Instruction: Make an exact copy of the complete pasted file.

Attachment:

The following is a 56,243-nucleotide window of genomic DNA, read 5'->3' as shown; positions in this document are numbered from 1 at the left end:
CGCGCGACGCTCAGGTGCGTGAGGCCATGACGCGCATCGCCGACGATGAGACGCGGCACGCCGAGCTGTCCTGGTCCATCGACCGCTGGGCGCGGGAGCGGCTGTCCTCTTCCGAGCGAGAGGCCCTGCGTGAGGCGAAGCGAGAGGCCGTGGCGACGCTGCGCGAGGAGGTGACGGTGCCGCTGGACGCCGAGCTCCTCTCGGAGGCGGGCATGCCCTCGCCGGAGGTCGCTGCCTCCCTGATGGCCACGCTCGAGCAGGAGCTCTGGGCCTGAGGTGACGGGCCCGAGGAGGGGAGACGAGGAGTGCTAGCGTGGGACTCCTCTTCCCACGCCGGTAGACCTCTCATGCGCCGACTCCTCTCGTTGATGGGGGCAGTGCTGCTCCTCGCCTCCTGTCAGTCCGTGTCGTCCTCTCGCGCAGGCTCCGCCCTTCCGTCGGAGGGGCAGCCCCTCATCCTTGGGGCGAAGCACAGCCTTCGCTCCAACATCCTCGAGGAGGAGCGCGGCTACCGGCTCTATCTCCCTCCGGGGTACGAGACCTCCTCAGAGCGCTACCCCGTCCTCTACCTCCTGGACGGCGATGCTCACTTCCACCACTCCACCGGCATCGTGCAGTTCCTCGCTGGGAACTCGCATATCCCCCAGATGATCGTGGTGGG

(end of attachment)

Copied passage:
The following is a 56,243-nucleotide window of genomic DNA, read 5'->3' as shown; positions in this document are numbered from 1 at the left end:
CGCGCGACGCTCAGGTGCGTGAGGCCATGACGCGCATCGCCGACGATGAGACGCGGCACGCCGAGCTGTCCTGGTCCATCGACCGCTGGGCGCGGGAGCGGCTGTCCTCTTCCGAGCGAGAGGCCCTGCGTGAGGCGAAGCGAGAGGCCGTGGCGACGCTGCGCGAGGAGGTGACGGTGCCGCTGGACGCCGAGCTCCTCTCGGAGGCGGGCATGCCCTCGCCGGAGGTCGCTGCCTCCCTGATGGCCACGCTCGAGCAGGAGCTCTGGGCCTGAGGTGACGGGCCCGAGGAGGGGAGACGAGGAGTGCTAGCGTGGGACTCCTCTTCCCACGCCGGTAGACCTCTCATGCGCCGACTCCTCTCGTTGATGGGGGCAGTGCTGCTCCTCGCCTCCTGTCAGTCCGTGTCGTCCTCTCGCGCAGGCTCCGCCCTTCCGTCGGAGGGGCAGCCCCTCATCCTTGGGGCGAAGCACAGCCTTCGCTCCAACATCCTCGAGGAGGAGCGCGGCTACCGGCTCTATCTCCCTCCGGGGTACGAGACCTCCTCAGAGCGCTACCCCGTCCTCTACCTCCTGGACGGCGATGCTCACTTCCACCACTCCACCGGCATCGTGCAGTTCCTCGCTGGGAACTCGCATATCCCCCAGATGATCGTGGTGGG